David Teniers and Theatre of Painting, 19 October 2006 – 21 January 2007

In museum circles it is not unusual to hear temporary exhibitions described as a treadmill, a necessary condition of an environment in which there is a perceived correlation between income, or funding more generally, and visitor numbers. The risks are well understood and can involve a museum’s permanent collection being neglected in favour of projects which are essentially ephemeral in nature. The Courtauld has sought to address this by anchoring its exhibition programme firmly in the permanent collection. This approach has informed exhibitions as diverse in subject matter as Manet Face to Face, Oil Sketches by Tiepolo, and most recently Kokoschka: The Prometheus Triptych. And so too with the forthcoming exhibition: David Teniers and the Theatre of Painting.

The exhibition is the third to be based on works from the Princes Gate Collection, bequeathed by Count Antoine Seilern in 1978. The bequest included the largest surviving group of paintings produced by David Teniers for a ground-breaking publication called the Theatrum Pictorium or Theatre of Painting. In 1651 Teniers was appointed court painter to the Archduke Leopold Wilhelm, the Habsburg Governor of the Spanish Netherlands. Soon afterwards he painted a series of large innovative views of the Archduke’s picture gallery in Brussels, two of which will be included in the exhibition. These document what was one of the greatest princely collections of the age, a collection which had been assembled largely as the result of the dispersal of the English aristocratic properties after the Civil War. In around 1655 Teniers and his patron conceived a project that was even more ambitious in scope than the gallery interiors: a magnificent printed illustrated catalogue of the 243 of the Archduke’s greatest Italian masterpieces. This was to become the Theatrum Pictorium, the first printed illustrated catalogue of a major collection of paintings.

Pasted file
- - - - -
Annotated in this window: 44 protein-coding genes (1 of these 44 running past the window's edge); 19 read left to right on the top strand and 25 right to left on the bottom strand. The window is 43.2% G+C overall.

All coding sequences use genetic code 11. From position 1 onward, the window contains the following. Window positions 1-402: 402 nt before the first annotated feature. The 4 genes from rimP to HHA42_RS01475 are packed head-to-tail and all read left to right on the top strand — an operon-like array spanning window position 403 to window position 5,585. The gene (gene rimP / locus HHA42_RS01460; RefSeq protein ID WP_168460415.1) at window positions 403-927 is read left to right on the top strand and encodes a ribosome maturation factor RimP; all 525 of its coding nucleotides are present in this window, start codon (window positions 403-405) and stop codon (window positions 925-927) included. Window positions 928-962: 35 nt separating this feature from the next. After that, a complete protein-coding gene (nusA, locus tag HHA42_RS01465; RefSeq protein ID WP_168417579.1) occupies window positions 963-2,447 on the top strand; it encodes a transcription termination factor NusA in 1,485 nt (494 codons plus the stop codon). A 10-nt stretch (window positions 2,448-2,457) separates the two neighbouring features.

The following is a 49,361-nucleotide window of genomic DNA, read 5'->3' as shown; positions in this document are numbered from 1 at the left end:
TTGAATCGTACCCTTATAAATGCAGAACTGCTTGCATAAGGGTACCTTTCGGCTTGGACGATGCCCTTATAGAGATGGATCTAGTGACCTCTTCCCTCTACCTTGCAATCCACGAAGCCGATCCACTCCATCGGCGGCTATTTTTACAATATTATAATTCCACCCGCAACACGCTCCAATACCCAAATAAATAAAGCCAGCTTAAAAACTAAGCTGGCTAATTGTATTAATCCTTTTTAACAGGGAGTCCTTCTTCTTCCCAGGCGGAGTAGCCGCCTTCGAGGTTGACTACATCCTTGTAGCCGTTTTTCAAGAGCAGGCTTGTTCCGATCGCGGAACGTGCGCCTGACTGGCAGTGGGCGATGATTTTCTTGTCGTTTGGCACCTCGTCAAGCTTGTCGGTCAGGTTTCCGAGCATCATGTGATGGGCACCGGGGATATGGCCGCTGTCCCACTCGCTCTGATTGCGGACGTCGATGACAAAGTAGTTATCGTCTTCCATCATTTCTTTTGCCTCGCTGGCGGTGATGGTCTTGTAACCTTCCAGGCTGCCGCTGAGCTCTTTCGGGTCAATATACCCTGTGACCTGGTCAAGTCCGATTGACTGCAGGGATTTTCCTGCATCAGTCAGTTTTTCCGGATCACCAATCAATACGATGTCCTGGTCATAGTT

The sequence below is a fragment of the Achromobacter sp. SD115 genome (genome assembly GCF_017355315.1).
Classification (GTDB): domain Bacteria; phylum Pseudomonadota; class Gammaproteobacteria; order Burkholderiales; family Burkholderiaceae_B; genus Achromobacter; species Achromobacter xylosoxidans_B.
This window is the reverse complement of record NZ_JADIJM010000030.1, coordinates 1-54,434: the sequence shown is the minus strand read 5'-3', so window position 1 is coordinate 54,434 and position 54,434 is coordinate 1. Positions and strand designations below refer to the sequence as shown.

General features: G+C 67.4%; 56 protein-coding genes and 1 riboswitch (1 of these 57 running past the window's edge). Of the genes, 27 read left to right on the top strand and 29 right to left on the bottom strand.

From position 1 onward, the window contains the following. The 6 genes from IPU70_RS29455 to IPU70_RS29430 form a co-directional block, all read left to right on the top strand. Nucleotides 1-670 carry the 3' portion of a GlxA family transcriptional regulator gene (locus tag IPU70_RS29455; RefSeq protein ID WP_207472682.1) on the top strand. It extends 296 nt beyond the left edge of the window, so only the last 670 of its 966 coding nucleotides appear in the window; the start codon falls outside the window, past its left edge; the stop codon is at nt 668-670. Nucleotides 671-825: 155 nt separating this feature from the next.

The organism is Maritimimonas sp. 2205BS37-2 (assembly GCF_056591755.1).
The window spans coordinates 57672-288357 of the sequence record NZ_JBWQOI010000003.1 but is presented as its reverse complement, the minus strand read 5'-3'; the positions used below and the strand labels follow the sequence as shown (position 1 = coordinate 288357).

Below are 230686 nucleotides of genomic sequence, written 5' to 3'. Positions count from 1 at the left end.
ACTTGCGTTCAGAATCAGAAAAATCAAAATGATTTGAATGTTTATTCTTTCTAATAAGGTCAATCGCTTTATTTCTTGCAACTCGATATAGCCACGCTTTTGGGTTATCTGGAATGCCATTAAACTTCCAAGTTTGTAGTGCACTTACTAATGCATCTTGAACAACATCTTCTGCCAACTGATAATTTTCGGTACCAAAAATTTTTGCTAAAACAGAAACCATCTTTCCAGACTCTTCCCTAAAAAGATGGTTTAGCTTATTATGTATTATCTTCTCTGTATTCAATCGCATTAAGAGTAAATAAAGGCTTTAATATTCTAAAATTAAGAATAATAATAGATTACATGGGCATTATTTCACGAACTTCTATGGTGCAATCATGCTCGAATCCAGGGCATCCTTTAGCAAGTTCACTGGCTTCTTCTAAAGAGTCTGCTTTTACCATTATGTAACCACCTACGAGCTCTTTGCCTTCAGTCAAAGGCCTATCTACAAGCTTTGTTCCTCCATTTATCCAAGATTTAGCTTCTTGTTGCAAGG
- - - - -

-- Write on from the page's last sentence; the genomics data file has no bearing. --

Teniers produced small copies in oil of each of the chosen paintings, issuing these as models to his engravers in order to ensure the accuracy of their work. Twenty-five of these copies will feature in the exhibition, including examples lent by the Royal Collection, Glasgow Museums and the National Gallery of Ireland. These will be shown alongside the prints for which they were made and in immediate proximity to the large views of the Archduke’s gallery in which many of the same works can be identified. Published in 1660, the importance of the Theatrum Pictorium was soon recognised and it was printed in four further editions. Several of these will be included in the exhibition. Alongside the gallery interiors on loan from the Museo del Prado and Petworth House, these will give an in depth account of this little known project, which should properly be regarded as a landmark in the history of art.


This exhibition is generously supported by Columbia Foundation and The Michael Marks Charitable Trust

David Teniers the Younger, Archduke Leopold Wilhelm in his Gallery in Brussels, c.1651 © Museo Nacional del Prado, detail